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Uniform spline interpolation is fully defined by its continuous-domain impulse response. I noticed that the integral of the square of the impulse response over its support gives the average amplification of the power of white noise error in the samples.

What is this figure or its square root called? Is "white noise gain" $(\operatorname{WNG})$ appropriate for the square root?

For example for linear interpolation:

Figure 1. Linear interpolation impulse response
Figure 1. Linear interpolation impulse response

$$\operatorname{WNG} = \sqrt{\int_{-1}^1\left(\left\{\begin{array}x+1&\text{if }x<0\\1-x&\text{otherwise}\end{array}\right.\right)^2dx} = \sqrt{\frac{2}{3}}\approx0.8164965809$$

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This figure is the squared norm or energy of the impulse response:

$$ \|h(t)\|^2=\int_{\mathrm{R}} |h(t)|^2 dt $$

As you point out correctly, this is the noise amplification. Considering a signal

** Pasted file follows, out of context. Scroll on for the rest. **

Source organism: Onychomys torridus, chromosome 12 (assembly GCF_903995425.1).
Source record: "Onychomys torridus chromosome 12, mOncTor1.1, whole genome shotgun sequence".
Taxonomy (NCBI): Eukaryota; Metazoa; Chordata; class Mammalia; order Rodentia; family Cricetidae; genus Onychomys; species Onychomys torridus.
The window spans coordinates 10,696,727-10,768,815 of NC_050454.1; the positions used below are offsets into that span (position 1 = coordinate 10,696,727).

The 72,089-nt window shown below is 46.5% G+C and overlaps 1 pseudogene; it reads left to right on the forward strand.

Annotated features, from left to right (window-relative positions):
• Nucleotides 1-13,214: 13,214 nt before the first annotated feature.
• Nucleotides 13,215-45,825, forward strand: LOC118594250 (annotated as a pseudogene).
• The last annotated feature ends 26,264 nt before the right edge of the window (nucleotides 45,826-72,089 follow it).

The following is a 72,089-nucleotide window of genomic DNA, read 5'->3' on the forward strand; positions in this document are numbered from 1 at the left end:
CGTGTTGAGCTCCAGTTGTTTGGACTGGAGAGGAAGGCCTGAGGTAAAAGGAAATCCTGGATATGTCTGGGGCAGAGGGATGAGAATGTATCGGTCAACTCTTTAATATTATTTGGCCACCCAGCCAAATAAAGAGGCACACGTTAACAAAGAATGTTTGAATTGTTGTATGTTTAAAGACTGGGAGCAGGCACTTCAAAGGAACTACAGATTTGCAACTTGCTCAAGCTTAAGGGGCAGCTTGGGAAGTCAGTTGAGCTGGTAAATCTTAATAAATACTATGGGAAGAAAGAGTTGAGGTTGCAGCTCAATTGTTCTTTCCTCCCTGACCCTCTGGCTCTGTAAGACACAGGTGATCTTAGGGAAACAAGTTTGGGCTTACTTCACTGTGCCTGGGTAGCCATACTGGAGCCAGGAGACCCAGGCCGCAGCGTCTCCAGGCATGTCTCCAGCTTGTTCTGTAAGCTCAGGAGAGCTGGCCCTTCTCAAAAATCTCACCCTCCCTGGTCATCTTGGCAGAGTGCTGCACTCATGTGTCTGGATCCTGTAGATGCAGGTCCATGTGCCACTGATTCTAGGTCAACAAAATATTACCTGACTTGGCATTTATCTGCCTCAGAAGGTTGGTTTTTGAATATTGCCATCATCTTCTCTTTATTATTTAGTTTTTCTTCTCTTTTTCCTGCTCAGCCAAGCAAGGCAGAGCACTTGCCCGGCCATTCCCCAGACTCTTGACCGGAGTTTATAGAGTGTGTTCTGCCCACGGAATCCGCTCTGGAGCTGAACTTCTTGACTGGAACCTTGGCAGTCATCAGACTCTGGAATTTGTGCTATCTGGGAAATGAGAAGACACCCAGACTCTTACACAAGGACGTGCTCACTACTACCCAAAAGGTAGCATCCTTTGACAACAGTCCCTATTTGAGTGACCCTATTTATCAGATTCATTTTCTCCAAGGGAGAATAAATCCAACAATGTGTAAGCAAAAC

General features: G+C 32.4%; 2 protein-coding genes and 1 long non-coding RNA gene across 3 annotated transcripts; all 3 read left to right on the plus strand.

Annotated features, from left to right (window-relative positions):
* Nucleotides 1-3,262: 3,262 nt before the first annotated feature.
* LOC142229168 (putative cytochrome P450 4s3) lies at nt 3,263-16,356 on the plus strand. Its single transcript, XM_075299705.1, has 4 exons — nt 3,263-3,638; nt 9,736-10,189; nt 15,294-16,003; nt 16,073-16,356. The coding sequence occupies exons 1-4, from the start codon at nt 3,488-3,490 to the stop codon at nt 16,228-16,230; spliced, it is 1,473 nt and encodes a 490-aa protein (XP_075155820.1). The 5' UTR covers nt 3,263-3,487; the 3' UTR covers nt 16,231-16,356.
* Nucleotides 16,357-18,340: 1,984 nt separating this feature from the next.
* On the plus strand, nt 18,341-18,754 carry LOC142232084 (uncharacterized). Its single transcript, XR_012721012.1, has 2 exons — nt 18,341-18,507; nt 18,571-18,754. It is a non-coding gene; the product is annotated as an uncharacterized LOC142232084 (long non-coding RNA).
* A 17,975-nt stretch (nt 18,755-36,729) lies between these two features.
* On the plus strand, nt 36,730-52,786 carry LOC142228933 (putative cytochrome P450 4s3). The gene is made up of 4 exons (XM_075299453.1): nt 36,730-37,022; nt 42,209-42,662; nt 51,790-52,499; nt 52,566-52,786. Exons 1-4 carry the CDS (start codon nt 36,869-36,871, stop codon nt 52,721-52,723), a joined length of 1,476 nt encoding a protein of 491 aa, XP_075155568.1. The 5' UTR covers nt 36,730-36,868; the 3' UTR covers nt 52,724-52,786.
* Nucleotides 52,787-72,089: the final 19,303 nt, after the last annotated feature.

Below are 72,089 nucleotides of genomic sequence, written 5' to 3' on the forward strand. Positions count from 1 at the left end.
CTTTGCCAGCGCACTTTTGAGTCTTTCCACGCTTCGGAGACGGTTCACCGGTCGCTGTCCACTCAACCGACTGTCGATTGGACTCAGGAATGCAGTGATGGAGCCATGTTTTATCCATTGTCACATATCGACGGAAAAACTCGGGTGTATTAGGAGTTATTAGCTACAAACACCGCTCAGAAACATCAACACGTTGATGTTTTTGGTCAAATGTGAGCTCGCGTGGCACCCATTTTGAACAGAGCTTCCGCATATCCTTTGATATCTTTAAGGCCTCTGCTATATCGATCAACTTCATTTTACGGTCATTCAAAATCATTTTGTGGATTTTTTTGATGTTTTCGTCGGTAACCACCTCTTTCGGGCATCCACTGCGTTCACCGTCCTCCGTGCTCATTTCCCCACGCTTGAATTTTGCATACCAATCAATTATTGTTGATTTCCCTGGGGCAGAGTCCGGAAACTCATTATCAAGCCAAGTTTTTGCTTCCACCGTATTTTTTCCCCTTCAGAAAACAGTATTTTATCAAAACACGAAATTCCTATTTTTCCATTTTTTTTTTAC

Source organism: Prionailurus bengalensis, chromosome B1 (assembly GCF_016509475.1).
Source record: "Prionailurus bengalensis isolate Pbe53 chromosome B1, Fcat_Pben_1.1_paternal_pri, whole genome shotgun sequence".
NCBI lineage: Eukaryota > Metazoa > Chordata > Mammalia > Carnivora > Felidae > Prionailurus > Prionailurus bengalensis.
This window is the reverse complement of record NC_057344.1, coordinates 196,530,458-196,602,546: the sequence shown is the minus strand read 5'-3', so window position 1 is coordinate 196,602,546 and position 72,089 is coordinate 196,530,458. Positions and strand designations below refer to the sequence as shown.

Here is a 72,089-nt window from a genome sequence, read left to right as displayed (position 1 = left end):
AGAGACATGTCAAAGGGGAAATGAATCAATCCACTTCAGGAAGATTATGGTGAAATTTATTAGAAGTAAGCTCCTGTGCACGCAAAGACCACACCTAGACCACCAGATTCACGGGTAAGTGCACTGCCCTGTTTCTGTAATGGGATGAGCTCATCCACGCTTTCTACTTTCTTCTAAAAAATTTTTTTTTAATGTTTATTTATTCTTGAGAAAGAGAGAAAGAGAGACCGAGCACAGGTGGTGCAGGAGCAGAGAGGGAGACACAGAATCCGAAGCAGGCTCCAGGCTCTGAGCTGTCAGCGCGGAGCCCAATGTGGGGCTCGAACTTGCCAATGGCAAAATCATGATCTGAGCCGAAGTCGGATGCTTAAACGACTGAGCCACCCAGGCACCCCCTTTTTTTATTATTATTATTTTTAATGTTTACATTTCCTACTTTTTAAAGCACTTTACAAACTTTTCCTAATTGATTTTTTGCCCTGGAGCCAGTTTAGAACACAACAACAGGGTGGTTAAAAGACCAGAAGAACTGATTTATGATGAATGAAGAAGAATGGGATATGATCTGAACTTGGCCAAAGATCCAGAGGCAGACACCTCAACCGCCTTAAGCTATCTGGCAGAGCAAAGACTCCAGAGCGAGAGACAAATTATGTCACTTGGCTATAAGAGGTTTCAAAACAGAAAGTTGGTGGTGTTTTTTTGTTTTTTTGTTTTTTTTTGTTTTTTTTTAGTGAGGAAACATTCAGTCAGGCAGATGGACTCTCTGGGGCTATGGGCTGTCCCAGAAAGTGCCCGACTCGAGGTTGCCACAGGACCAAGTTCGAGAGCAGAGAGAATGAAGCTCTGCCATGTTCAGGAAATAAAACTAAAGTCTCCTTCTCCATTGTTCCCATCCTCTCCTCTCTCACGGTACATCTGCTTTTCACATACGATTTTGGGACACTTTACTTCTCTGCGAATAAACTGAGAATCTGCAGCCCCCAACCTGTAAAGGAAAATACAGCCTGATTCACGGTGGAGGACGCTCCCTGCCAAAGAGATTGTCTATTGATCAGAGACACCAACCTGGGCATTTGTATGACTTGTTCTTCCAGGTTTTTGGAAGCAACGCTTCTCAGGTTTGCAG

$$ r(t) = x(t) + n(t) $$ with $x(t)$ is the signal of interest and $n(t)$ is AWGN with variance $\sigma^2$. Then, after filtering

$$ \begin{align} y(t) &= h(t)*r(t)\\ &=h(t)*x(t) + \int_{\mathrm{R}} h(t-\tau)n(\tau)d\tau\\ &=h(t)*x(t) + \tilde{n}(t) \end{align} $$

with $\tilde{n}(t)$ being the filtered noise. Now, considering

$$ \begin{align} E[\tilde{n}(t)\tilde{n}^*(t)] &= \int_\mathrm{R}\int_\mathrm{R} h(t-\tau_1)h^*(t-\tau_2)E[n(\tau_1)n(\tau_2)]d\tau_1 d\tau_2\\ &=\sigma^2\int_{\mathrm{R}^2}h(t-\tau_1)h^*(t-\tau_2)\delta(\tau_1-\tau_2)d\tau_1d\tau_2\\ &=\sigma^2\int_\mathrm{R}h(t-\tau_1)h^*(t-\tau_1)d\tau_1\\ &=\sigma^2\|h(t)\|^2 \end{align} $$

where we have used that the noise is white, i.e. its autocorrelation is a delta-function. Note that after filtering generally the noise is not white anymore, but colored.

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